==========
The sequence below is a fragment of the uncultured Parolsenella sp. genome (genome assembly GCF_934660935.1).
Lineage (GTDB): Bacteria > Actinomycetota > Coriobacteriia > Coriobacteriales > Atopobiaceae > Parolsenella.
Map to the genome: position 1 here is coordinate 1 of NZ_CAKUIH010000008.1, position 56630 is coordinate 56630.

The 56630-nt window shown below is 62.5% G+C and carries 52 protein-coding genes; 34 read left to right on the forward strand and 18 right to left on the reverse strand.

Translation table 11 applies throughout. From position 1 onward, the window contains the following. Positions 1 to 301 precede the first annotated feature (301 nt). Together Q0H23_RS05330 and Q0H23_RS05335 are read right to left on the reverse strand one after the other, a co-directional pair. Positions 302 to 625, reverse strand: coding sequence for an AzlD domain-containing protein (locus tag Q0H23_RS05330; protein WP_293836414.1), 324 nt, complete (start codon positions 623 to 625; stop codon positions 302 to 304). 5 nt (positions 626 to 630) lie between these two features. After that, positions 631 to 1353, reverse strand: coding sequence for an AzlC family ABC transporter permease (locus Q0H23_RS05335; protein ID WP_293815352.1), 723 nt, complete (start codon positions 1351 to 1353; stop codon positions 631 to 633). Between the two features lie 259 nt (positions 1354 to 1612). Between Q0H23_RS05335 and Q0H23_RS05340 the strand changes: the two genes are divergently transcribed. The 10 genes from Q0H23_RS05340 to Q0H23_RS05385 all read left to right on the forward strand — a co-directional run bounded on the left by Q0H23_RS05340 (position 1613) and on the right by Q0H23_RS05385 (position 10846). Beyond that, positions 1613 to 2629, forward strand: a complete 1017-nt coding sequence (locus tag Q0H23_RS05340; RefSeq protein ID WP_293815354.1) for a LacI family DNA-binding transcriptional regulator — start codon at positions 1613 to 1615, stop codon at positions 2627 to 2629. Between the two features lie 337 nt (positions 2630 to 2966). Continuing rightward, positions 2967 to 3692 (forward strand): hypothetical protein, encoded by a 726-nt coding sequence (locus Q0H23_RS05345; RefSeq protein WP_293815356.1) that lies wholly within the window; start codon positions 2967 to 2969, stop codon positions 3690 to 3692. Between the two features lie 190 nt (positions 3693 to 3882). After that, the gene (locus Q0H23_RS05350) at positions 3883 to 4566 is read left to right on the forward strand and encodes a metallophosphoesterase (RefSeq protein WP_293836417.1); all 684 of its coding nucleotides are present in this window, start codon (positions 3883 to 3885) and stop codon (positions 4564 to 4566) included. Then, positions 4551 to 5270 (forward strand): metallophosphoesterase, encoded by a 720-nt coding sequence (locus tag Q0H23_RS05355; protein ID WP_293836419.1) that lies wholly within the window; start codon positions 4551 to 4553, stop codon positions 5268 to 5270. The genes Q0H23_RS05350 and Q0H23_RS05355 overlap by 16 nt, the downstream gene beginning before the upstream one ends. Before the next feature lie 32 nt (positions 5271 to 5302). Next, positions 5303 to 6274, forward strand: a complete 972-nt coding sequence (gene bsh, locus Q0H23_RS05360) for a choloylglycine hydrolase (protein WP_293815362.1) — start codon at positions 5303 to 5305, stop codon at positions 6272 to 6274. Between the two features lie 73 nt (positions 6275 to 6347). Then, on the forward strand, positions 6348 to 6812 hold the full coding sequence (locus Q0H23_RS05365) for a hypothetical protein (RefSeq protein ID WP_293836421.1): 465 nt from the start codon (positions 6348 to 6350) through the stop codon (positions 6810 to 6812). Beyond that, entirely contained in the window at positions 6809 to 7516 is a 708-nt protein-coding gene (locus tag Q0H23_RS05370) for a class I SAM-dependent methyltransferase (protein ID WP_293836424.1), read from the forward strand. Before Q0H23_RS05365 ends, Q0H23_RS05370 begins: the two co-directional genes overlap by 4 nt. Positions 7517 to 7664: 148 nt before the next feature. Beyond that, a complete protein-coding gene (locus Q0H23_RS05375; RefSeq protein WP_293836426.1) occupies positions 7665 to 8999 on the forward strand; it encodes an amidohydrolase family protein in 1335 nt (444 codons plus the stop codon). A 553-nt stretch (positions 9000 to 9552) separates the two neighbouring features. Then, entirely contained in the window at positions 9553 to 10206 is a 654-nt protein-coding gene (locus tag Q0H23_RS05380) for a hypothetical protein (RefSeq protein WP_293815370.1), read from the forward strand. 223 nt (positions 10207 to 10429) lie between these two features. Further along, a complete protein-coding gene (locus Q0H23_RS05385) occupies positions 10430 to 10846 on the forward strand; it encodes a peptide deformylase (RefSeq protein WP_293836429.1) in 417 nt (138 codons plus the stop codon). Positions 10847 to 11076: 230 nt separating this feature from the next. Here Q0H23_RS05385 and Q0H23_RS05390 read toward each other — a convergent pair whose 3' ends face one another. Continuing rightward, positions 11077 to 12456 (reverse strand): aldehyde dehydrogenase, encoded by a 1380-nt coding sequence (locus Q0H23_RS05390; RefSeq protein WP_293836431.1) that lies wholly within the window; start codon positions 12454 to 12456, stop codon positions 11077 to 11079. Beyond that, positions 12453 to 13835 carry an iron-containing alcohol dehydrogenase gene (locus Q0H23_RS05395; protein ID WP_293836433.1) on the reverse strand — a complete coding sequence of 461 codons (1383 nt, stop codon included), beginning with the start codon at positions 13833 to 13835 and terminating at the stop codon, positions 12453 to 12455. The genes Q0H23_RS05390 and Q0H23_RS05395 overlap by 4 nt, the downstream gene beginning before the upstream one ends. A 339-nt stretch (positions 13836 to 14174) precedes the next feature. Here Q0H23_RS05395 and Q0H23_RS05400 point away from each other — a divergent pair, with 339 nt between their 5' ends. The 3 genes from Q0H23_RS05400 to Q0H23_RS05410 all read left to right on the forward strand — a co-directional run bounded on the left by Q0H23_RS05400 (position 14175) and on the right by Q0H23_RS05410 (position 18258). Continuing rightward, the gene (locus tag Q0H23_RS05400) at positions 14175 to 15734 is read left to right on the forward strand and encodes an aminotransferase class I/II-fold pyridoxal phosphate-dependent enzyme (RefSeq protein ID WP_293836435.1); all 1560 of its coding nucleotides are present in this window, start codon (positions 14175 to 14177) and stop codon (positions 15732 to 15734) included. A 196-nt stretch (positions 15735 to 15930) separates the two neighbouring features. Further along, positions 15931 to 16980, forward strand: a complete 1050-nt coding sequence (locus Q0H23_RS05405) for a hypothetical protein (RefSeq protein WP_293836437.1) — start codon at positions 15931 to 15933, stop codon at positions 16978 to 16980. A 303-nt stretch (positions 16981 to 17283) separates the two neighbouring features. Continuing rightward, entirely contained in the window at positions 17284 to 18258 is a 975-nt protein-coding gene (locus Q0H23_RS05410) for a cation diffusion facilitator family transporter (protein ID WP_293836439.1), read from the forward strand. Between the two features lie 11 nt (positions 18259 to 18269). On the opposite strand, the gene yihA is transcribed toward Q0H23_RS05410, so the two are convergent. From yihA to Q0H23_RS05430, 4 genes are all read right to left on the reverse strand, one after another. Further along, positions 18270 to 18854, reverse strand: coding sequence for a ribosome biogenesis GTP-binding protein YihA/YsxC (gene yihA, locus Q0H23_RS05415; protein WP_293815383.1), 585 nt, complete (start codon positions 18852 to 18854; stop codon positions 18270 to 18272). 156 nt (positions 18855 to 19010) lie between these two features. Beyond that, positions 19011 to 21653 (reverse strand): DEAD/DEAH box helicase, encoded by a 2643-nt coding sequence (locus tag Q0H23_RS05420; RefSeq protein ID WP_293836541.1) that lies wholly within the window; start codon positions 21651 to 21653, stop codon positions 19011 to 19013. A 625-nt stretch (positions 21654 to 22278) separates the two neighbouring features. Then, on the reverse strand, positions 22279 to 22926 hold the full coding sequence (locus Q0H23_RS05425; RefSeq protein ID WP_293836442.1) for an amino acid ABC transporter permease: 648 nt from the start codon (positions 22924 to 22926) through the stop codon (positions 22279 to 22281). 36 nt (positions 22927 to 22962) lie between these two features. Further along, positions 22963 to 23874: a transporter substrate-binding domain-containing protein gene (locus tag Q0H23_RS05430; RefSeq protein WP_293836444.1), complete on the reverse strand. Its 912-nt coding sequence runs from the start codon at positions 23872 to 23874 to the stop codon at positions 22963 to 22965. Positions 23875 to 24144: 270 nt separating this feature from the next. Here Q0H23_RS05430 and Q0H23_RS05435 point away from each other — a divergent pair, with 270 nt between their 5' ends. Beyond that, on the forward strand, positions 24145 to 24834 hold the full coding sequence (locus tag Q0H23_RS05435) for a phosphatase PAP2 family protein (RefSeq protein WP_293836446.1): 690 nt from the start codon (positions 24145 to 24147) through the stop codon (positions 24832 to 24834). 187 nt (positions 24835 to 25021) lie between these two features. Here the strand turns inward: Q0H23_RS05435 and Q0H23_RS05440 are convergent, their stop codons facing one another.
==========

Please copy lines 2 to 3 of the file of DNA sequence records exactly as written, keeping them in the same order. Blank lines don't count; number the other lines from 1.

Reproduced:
Lineage (GTDB): Bacteria > Actinomycetota > Coriobacteriia > Coriobacteriales > Atopobiaceae > Parolsenella.
Map to the genome: position 1 here is coordinate 1 of NZ_CAKUIH010000008.1, position 56630 is coordinate 56630.